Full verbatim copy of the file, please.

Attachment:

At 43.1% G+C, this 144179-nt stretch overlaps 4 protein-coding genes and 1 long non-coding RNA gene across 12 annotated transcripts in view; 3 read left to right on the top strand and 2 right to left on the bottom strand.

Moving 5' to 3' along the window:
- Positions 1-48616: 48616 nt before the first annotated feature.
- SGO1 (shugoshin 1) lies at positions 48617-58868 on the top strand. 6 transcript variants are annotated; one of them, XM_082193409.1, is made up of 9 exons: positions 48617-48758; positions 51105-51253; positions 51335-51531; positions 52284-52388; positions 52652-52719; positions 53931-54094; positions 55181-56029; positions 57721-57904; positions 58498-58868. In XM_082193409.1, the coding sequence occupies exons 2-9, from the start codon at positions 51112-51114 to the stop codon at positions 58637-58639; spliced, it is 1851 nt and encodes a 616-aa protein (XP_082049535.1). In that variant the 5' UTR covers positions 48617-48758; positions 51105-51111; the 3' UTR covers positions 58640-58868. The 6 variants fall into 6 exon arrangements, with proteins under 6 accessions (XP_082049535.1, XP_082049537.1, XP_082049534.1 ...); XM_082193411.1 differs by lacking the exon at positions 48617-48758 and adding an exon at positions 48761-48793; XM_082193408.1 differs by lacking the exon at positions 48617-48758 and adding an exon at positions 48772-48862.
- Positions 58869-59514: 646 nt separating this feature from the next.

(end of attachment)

At 43.1% G+C, this 144179-nt stretch overlaps 4 protein-coding genes and 1 long non-coding RNA gene across 12 annotated transcripts in view; 3 read left to right on the top strand and 2 right to left on the bottom strand.

Moving 5' to 3' along the window:
- Positions 1-48616: 48616 nt before the first annotated feature.
- SGO1 (shugoshin 1) lies at positions 48617-58868 on the top strand. 6 transcript variants are annotated; one of them, XM_082193409.1, is made up of 9 exons: positions 48617-48758; positions 51105-51253; positions 51335-51531; positions 52284-52388; positions 52652-52719; positions 53931-54094; positions 55181-56029; positions 57721-57904; positions 58498-58868. In XM_082193409.1, the coding sequence occupies exons 2-9, from the start codon at positions 51112-51114 to the stop codon at positions 58637-58639; spliced, it is 1851 nt and encodes a 616-aa protein (XP_082049535.1). In that variant the 5' UTR covers positions 48617-48758; positions 51105-51111; the 3' UTR covers positions 58640-58868. The 6 variants fall into 6 exon arrangements, with proteins under 6 accessions (XP_082049535.1, XP_082049537.1, XP_082049534.1 ...); XM_082193411.1 differs by lacking the exon at positions 48617-48758 and adding an exon at positions 48761-48793; XM_082193408.1 differs by lacking the exon at positions 48617-48758 and adding an exon at positions 48772-48862.
- Positions 58869-59514: 646 nt separating this feature from the next.